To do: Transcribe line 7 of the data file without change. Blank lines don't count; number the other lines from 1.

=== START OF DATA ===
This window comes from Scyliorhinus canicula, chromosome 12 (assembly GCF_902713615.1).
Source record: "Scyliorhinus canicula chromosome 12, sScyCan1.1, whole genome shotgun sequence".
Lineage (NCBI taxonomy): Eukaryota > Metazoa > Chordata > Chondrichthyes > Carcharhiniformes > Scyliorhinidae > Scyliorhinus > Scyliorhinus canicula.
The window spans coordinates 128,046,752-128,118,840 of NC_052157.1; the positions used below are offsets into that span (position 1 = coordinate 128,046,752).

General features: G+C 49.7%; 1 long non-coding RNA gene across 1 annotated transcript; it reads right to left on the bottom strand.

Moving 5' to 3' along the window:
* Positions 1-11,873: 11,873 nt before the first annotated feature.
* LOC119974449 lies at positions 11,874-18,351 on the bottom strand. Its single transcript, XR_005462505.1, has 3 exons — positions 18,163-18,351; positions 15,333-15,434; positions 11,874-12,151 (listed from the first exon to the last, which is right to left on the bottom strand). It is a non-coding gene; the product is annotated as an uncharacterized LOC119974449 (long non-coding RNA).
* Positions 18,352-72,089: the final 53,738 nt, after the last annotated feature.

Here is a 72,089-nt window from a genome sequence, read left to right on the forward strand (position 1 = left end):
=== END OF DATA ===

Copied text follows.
* Positions 1-11,873: 11,873 nt before the first annotated feature.